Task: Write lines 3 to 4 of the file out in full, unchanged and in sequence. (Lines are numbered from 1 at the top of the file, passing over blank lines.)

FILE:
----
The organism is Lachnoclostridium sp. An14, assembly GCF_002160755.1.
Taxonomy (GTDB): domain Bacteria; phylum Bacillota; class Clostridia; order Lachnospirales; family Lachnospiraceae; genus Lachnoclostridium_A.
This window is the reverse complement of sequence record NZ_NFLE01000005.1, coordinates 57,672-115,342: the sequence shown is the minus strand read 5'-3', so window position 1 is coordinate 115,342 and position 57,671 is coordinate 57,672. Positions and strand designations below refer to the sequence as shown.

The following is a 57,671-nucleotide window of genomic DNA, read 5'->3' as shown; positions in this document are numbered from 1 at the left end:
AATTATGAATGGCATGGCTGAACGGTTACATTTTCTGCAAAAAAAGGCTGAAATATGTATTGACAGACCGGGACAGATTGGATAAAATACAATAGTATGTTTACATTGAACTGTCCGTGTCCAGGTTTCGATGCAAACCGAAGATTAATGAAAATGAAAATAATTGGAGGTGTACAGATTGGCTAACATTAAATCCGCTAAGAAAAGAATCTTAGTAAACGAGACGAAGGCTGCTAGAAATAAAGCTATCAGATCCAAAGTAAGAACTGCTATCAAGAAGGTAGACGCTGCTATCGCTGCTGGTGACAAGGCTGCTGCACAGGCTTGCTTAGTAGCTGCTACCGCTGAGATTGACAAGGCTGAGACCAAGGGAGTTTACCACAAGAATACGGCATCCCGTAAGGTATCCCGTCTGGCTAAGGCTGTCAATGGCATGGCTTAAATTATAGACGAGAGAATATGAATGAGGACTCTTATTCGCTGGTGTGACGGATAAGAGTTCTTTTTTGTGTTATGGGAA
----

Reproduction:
This window is the reverse complement of sequence record NZ_NFLE01000005.1, coordinates 57,672-115,342: the sequence shown is the minus strand read 5'-3', so window position 1 is coordinate 115,342 and position 57,671 is coordinate 57,672. Positions and strand designations below refer to the sequence as shown.

The following is a 57,671-nucleotide window of genomic DNA, read 5'->3' as shown; positions in this document are numbered from 1 at the left end: